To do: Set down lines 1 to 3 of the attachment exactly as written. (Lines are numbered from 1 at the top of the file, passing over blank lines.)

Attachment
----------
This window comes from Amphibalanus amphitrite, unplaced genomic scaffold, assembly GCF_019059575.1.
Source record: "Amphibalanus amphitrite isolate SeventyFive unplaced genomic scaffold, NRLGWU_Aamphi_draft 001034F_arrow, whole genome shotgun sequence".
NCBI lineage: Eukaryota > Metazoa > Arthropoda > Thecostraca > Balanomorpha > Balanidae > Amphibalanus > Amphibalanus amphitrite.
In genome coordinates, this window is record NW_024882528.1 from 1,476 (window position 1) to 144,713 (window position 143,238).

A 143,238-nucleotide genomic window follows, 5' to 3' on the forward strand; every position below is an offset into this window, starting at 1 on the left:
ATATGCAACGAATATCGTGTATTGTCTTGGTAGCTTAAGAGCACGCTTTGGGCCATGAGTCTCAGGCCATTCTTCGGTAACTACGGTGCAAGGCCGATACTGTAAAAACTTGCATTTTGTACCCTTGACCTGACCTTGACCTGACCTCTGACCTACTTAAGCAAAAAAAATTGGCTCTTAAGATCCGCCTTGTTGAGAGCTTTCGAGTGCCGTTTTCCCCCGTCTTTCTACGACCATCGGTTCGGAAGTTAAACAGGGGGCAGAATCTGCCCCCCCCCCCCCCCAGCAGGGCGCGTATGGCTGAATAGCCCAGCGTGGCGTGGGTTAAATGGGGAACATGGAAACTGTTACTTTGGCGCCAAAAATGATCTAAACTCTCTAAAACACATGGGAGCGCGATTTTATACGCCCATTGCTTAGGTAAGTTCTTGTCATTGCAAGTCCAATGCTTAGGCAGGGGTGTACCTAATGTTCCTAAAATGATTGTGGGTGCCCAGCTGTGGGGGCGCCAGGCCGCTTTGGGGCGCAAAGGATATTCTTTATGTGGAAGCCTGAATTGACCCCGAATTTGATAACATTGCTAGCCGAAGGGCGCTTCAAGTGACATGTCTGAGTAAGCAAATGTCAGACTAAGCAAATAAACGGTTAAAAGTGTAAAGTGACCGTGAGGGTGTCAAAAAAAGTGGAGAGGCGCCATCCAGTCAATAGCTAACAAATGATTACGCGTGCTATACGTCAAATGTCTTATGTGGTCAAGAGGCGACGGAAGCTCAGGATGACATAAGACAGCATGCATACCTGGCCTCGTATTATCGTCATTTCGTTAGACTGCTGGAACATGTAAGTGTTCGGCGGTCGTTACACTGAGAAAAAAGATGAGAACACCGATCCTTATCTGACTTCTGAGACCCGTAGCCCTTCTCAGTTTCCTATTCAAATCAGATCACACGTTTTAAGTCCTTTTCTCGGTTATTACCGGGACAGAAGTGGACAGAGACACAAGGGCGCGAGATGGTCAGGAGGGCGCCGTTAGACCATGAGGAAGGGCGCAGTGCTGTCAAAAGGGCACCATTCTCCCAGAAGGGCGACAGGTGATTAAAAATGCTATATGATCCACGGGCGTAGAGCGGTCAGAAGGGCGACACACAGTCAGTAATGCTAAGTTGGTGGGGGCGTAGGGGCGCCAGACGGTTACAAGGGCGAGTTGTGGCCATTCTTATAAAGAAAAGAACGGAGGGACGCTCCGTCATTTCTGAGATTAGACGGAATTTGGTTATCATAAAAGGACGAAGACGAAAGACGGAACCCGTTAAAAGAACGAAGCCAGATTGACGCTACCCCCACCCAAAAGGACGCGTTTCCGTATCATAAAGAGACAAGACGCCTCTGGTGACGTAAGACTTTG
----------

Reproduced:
This window comes from Amphibalanus amphitrite, unplaced genomic scaffold, assembly GCF_019059575.1.
Source record: "Amphibalanus amphitrite isolate SeventyFive unplaced genomic scaffold, NRLGWU_Aamphi_draft 001034F_arrow, whole genome shotgun sequence".
NCBI lineage: Eukaryota > Metazoa > Arthropoda > Thecostraca > Balanomorpha > Balanidae > Amphibalanus > Amphibalanus amphitrite.